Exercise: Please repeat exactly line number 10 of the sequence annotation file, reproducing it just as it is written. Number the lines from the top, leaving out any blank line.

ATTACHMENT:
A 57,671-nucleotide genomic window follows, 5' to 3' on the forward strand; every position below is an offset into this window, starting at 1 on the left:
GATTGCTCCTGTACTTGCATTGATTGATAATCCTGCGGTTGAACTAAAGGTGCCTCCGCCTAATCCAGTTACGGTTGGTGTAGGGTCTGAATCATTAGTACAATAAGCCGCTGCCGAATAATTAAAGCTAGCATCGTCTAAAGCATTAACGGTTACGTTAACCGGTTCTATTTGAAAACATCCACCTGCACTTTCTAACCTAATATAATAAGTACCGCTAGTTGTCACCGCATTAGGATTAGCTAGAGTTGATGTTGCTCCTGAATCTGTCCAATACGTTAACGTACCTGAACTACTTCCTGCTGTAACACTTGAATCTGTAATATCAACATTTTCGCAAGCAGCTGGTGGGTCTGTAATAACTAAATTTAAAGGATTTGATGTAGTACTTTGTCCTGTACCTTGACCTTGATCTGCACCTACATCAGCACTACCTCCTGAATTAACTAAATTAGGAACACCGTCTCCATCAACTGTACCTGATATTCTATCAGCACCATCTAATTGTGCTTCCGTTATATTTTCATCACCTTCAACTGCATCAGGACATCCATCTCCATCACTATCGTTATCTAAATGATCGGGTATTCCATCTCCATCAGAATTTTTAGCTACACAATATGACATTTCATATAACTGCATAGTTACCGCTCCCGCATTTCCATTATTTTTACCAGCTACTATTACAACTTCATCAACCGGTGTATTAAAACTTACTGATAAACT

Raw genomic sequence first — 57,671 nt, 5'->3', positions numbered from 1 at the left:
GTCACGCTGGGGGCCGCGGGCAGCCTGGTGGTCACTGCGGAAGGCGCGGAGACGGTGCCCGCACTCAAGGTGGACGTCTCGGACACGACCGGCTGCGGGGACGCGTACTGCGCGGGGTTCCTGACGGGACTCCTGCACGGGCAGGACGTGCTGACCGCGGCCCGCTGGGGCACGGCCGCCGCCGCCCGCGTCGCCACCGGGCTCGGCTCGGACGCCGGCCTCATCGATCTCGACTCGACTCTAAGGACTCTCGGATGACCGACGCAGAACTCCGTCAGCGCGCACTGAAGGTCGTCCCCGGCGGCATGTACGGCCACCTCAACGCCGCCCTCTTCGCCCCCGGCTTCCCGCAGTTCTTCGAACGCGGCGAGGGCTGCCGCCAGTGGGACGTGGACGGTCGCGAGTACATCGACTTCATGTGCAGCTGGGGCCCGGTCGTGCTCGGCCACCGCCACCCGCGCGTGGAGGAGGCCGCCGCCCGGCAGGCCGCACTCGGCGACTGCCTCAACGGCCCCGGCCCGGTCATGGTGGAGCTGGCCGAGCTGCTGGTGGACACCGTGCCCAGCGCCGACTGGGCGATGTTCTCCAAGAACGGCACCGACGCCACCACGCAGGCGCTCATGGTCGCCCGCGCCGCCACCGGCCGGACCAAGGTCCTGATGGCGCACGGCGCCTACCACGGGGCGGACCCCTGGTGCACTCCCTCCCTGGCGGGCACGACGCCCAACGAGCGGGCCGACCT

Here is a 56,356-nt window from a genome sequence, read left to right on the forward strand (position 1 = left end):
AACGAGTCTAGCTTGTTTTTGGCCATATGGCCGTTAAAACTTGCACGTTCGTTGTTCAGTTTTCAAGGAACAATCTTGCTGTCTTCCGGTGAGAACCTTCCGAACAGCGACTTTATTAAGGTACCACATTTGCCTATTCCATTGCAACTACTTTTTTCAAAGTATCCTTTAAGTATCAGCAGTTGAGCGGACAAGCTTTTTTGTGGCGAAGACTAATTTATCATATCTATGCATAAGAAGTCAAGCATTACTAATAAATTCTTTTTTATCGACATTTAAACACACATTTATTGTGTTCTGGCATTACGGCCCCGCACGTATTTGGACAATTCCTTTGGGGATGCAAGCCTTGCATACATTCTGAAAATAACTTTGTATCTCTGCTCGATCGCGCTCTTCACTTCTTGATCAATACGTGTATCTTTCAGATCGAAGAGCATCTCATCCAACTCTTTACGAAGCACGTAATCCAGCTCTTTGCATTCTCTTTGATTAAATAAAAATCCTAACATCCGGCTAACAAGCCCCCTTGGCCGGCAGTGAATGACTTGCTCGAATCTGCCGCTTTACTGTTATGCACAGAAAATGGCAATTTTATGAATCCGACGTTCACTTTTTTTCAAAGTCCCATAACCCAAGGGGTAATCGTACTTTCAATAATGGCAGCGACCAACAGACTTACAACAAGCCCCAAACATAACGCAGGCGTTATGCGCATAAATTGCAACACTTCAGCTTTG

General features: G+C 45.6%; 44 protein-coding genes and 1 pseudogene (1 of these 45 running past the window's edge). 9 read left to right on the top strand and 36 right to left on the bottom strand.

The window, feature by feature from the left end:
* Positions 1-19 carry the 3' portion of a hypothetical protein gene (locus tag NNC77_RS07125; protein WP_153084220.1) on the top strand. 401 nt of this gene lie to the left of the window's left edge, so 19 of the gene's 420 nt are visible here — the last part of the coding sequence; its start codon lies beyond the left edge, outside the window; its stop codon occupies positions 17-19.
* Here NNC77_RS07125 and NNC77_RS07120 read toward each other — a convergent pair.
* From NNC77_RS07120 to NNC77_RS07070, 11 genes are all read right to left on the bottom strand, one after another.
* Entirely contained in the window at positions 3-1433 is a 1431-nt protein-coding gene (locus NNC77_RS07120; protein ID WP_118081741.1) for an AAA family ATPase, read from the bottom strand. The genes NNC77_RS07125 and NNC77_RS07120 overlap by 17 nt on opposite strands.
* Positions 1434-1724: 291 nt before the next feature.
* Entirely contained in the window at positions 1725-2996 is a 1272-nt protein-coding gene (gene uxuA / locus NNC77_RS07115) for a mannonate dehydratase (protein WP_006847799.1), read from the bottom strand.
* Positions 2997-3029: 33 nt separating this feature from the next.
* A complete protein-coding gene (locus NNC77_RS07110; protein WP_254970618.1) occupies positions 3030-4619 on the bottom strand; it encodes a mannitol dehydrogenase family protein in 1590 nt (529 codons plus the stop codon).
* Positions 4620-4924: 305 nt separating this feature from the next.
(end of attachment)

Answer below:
* Here NNC77_RS07125 and NNC77_RS07120 read toward each other — a convergent pair.